BRINGING IT: MISS D AND THE DANCING DOLLS
On the dance floor, this reality star carries a mystique born of excellence and swagger. Her eye-popping cuts on Lifetime's Bring It, as hard-edged as Michael Jackson's, coupled with an air of utter self-assurance, have made even her full name unnecessary. Some of her biggest fans probably don't even know who Dianna Williams is.
But they know Miss D.
Now the impresario of hip-hop majorette moves is in town. Miss D and the Dancing Dolls will uncork their high-energy formations Sunday at the David A. Straz Jr. Center for the Performing Arts. While those made-for-television personality clashes, often with rival coach Neva of the Olive Branch team, have added spice to Bring It, the trash talk only matters because Coach D can back hers up. (My favorites so far on YouTube are, "Miss D does a death drop" and "Miss D and Neva go too far.")
The real Miss D talks about her work with girls, about staying prayerful and staying close to the heart, especially on the floor. She opened her academy, the Dancing Dolls, in 2001, adding a second studio in 2010. The school now has more than 300 students.
"I say it all day long," said Miss D, 37. "I love to cook and I love to dance, but if you don't have passion for it and you are not completely enthralled by it, you are not going to be successful in it."
The explosive form of dance she teaches — part hip-hop, part cheerleading, part gymnastics — came together relatively late for her, along with a hard-won sense of purpose. Growing up in Birmingham, Ala., she took ballet, jazz, tap and hip-hop, graduating from high school at 16. "I was a lot smarter and more advanced than my peers, and I bored easily," she said.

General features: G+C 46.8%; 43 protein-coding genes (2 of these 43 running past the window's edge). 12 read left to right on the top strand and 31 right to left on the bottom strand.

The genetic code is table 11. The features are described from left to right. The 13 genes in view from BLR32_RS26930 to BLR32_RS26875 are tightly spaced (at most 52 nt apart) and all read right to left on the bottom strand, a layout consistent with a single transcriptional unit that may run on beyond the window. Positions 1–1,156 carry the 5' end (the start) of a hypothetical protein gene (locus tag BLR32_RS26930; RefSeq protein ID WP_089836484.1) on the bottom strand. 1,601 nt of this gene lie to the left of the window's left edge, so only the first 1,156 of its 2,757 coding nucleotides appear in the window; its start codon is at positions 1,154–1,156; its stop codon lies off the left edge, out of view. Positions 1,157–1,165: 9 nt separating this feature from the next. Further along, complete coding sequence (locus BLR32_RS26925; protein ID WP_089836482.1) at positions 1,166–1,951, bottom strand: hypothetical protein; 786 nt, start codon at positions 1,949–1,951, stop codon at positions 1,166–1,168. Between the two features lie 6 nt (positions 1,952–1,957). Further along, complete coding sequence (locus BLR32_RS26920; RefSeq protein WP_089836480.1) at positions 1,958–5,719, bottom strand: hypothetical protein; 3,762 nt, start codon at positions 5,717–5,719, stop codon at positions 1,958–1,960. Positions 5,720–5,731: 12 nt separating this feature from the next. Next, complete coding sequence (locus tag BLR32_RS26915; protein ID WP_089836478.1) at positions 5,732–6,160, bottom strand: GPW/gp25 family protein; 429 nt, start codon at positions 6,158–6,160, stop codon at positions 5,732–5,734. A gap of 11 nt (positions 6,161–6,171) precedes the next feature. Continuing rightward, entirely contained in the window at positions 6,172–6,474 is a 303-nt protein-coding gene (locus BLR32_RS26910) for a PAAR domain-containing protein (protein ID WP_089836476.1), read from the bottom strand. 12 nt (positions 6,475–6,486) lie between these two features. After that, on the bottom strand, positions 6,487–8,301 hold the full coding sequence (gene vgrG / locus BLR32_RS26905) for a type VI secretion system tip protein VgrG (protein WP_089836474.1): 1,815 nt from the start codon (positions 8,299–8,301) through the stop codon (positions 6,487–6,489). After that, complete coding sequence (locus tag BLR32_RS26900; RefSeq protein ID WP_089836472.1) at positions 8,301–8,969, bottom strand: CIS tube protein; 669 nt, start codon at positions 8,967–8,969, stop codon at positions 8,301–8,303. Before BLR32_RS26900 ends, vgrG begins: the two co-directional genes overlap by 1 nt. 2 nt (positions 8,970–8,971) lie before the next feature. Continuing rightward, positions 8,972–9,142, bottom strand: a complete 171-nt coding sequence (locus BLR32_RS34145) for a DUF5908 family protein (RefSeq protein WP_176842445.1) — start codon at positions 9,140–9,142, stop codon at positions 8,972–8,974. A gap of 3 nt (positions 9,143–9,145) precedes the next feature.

Prevented by her mother from trying out for majorettes, Miss D never danced on a line until after high school. Despite five auditions, she failed to make the majorette squad at Jacksonville State University in Jacksonville, Ala. Coaches rejected her because of her body type alone, which is compact and muscular instead of long and lean, she said.
"There's a kind of beauty pageant look they go for," she said. "They never got a chance to see me dance."
Miss D graduated with a degree in criminal justice. Instead of reaching kids through the courts system, she chose dance.
"I think there is something waiting for everybody," she said. "God has a purpose for everybody."
7 p.m. Sunday. 1010 N MacInnes Place, Tampa. $36.25 and up. (813) 229-7827. strazcenter.org.
ST. PETERSBURG OPERA: INTO THE WOODS
The St. Petersburg Opera Company finishes out its season with Into the Woods, Stephen Sondheim's pastiche of child psychology and fairy tales. The musical will run for two weeks. Faces seen in previous St. Petersburg Opera productions include baritone Clayton Brown (Putting it Together) and Caroline Tye (Carmen) as the Baker and his wife; mezzo-soprano Tara Curtis (The Tales of Hoffmann) as the Witch; tenor Lucas Levy (The Tales of Hoffmann) as Rapunzel's Prince; Justin Berkowitz (West Side Story) as Jack (of beanstalk fame); and Paula Broadwater (Putting it Together) as Jack's mother. Melissa Misener, who recently starred as Judy Garland in Freefall Theatre's End of the Rainbow, plays the Narrator. Opens Friday and runs through July 9 at the Palladium, 253 Fifth Ave. N, St. Petersburg. $22-$67. (727) 822-3590. mypalladium.org.
STARS AND STRIPES: FLORIDA WIND BAND
University of South Florida professor John Carmichael founded the Florida Wind Band in 2008 with a goal of establishing a full-time professional band. The group of retired musicians, teachers and students has been growing steadily ever since. The band performs its patriotic concert this weekend, "Honor, Integrity and Service," in a way that will surely bring out of the spirit of John Philip Sousa. 7:30 p.m. Sunday, USF Fine Arts building, FAH 110, 4202 E Fowler Ave., Tampa. $15. Students, seniors, military and first responders, $10. (813) 531-9252. floridawindband.com.